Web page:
Having to be forced by the courts to follow consumer laws, taking 17 years to get AUD pricing, terrible moderation and a long list of dreadful decisions over the years that have been anti-consumer is not the acts of a consumer friendly company.

      I feel they went the “who do we screw over, the developers or the consumers” and someone in the boardroom stood up with hands raised and declared “why not both?” And they laughed and cheered!

      • Well, yes, if you want to go that far, you might as well note that every structure in capitalism screws the consumer. Or that everything is pointless because we’re all going to be dead in a few hundred years.

        The point in this context is about consumer-friendliness relative to other stores. And the storefront which has user reviews and discussions pages is certainly favouring the consumer more than the storefront that doesn’t.

  • Steam used to compete on price. Then they got big and got targeted by govts and retailer associations. Now they more or less match local stores (at least here in NZ).

    I hope Epic have more tricks up their sleeve than just competing on price…

  • How am I to know if a game is worth purchasing if I can’t read xxx_masiv_junk_69_xxx’s review of “cud not load gam 11/10 – IGN” with a thumbs up recommendation?

    • How would you know if a game is a hot buggy mess and the developer was of the sort to abandon the game after publishing it, bugs and all?

      • Isn’t that why sites like this exist?

        Not saying Kotaku specifically is perfect but personally I haven’t bothered with Steam reviews since… well ever, most of the time they’re just an echo chamber of fanboys or review bombers. There’s already a whole internet out there to find varied opinions about anything, searching isn’t hard…

        • This.

          I can honestly say I have never used Steam review in order to sway my opinion on a game, and personally speaking those that do must be the kinds of people that comment on YouTube videos….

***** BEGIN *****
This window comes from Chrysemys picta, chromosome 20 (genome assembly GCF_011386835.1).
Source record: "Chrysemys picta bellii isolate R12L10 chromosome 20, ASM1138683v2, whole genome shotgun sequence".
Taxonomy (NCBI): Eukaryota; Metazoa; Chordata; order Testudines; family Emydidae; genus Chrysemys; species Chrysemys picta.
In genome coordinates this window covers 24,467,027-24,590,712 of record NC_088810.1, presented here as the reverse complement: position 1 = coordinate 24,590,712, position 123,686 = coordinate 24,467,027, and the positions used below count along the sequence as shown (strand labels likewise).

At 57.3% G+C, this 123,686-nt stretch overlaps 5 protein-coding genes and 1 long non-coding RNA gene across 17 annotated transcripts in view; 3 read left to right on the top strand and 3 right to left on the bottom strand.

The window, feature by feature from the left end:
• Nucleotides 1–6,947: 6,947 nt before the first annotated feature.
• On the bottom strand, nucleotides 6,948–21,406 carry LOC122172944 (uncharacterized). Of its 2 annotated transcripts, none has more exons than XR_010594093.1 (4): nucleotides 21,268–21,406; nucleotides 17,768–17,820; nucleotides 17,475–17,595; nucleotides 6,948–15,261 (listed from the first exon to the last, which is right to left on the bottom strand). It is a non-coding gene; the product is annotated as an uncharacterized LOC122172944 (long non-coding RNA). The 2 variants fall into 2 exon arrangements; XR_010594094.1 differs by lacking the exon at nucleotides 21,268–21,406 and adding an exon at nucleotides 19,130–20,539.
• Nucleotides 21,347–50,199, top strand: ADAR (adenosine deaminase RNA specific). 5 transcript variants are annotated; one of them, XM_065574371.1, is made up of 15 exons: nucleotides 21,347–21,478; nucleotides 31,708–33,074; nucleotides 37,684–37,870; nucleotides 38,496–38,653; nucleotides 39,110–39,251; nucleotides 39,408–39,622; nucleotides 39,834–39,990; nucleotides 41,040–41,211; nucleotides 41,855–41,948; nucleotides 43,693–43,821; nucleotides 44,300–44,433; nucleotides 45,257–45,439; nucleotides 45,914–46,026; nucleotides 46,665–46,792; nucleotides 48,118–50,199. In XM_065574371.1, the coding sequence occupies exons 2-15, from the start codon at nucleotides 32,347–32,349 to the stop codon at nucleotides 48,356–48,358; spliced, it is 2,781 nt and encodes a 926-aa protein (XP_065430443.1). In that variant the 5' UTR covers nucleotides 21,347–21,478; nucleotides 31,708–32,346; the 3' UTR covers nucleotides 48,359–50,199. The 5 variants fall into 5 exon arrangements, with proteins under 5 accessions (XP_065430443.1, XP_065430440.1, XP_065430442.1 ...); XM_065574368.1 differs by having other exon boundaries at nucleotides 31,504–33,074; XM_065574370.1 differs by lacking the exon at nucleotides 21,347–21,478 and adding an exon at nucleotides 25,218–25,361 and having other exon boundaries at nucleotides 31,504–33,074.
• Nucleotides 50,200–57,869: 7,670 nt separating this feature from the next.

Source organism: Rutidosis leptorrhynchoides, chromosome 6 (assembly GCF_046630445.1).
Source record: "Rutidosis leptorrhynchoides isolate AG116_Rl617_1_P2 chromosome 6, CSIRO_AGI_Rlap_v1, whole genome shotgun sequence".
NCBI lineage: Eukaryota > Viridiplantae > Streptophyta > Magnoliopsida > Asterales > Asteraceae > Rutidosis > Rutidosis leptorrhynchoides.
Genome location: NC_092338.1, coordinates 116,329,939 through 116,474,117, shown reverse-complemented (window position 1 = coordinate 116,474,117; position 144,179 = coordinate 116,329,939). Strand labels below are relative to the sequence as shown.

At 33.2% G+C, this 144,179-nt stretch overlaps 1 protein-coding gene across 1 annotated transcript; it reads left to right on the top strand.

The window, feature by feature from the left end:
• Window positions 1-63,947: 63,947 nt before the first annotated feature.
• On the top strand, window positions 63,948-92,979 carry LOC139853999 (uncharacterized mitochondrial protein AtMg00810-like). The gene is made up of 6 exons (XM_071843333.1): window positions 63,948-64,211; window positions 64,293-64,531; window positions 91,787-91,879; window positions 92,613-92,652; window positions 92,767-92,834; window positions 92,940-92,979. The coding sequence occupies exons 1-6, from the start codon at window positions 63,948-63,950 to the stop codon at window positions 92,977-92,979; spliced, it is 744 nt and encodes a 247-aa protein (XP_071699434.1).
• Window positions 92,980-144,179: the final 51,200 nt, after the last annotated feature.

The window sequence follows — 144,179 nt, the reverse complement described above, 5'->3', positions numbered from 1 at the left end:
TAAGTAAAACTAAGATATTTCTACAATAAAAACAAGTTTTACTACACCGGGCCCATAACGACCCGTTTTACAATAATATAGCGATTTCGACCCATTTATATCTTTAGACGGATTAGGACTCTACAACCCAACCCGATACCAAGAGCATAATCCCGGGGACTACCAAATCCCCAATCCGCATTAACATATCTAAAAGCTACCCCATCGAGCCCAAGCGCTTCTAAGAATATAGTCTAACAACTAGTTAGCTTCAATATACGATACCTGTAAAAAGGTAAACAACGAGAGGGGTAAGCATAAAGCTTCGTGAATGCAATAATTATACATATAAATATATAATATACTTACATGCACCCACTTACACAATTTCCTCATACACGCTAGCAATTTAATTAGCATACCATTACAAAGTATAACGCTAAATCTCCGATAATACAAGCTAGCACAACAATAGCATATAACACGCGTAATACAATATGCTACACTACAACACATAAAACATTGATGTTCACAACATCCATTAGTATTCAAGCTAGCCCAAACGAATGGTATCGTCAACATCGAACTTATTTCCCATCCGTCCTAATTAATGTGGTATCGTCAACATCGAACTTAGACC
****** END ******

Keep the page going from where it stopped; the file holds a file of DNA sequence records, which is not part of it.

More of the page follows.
• I have specifically been using Steam reviews for VR based content. Then its a great thing to be able to get a range of opinions and feelings about a game, because VR affects people differently. Not only that, but you find out pretty quick if the way the game works is intuitive for VR or not by how people respond to it.
            I can’t talk to anything else, as I wait till all the review houses and such come out before making a purchase. Don’t have money to waste otherwise.

  • This also means developers can’t game the system by review botting.
    There’s pros and cons. Epic’s putting their eggs in the external curator/content creator basket. They’re of the mindset that people will decide their purchases outside the store, and the store will be just a store. Which is fair, I personally don’t take Steam reviews into consideration when I want to buy a game these days. They’re useful from a technical standpoint, as in does the game actually work. Mind you that’s something that can be picked up from gameplay vids too. And not having reviews means you don’t have people leaving bad reviews because they couldn’t play it, without first trying to get support to fix the issue or because their PCs don’t meet minimum specs.

    It’s a tough one, can’t say for sure whether it’s a good move or not on Epic’s part.

  • This is fine as long as they dont let all that useless crap on that Steam does. Be a little more picky with quality control.

    • When Steam was more picky, people complained that the smaller dev’s weren’t getting a fair run. So they changed the policy. Now, because it meant anyone can put a game on Steam, the quality control issue comes up.